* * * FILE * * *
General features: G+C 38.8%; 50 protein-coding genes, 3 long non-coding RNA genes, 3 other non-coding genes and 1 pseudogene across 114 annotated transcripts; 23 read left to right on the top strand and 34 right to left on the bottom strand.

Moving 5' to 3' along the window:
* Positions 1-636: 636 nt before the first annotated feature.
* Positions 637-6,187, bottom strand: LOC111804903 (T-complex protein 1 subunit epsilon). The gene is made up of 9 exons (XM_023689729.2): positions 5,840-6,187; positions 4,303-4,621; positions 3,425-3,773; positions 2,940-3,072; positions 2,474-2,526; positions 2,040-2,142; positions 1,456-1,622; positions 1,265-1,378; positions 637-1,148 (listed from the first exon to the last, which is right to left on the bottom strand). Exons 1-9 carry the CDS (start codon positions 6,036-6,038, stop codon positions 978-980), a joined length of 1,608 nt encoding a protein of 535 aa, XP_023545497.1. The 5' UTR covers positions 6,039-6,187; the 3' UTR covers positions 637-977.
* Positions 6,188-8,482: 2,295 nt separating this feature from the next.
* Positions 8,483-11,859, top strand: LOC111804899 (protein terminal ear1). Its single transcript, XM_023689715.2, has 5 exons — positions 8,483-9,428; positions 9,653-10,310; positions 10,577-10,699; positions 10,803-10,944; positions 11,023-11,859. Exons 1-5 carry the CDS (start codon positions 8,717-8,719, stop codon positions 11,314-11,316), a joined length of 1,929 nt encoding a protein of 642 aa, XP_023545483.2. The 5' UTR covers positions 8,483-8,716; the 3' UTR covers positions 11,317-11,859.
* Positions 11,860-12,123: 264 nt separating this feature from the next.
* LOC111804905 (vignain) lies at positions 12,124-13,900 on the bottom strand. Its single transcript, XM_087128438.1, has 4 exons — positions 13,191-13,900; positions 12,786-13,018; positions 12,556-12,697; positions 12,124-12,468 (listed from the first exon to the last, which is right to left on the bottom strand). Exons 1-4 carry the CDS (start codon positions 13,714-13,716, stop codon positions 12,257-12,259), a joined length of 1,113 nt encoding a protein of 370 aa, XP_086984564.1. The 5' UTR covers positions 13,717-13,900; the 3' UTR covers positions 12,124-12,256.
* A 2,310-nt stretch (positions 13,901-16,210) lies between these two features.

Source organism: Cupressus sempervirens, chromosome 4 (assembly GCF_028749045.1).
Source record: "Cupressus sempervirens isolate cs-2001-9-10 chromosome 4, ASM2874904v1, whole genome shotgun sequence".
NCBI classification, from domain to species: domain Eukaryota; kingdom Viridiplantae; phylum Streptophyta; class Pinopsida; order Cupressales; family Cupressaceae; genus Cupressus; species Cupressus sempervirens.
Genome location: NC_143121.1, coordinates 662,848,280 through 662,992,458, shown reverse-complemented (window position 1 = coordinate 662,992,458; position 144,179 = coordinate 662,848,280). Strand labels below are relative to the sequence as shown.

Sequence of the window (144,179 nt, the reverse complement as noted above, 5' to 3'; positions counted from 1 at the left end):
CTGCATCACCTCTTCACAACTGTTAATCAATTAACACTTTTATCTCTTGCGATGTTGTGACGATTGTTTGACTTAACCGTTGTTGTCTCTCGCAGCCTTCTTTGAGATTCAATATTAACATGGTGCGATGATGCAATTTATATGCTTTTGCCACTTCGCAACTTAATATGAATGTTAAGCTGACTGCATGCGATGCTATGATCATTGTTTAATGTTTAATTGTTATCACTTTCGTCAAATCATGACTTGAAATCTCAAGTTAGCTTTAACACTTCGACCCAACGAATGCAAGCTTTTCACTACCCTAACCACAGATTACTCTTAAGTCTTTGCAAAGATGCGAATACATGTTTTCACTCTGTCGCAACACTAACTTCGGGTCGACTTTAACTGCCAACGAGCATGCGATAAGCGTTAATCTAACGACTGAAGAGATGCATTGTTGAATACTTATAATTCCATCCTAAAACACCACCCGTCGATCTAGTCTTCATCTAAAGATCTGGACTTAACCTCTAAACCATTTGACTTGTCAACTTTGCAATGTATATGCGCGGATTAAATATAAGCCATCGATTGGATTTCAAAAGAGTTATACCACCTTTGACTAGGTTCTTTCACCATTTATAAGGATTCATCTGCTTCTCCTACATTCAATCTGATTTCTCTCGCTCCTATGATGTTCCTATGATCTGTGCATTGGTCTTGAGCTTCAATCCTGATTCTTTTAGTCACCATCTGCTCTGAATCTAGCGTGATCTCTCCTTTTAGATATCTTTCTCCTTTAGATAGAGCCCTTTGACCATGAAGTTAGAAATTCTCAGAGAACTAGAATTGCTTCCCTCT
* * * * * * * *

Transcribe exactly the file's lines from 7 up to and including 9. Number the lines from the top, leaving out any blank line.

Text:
* Positions 11,860-12,123: 264 nt separating this feature from the next.
* LOC111804905 (vignain) lies at positions 12,124-13,900 on the bottom strand. Its single transcript, XM_087128438.1, has 4 exons — positions 13,191-13,900; positions 12,786-13,018; positions 12,556-12,697; positions 12,124-12,468 (listed from the first exon to the last, which is right to left on the bottom strand). Exons 1-4 carry the CDS (start codon positions 13,714-13,716, stop codon positions 12,257-12,259), a joined length of 1,113 nt encoding a protein of 370 aa, XP_086984564.1. The 5' UTR covers positions 13,717-13,900; the 3' UTR covers positions 12,124-12,256.
* A 2,310-nt stretch (positions 13,901-16,210) lies between these two features.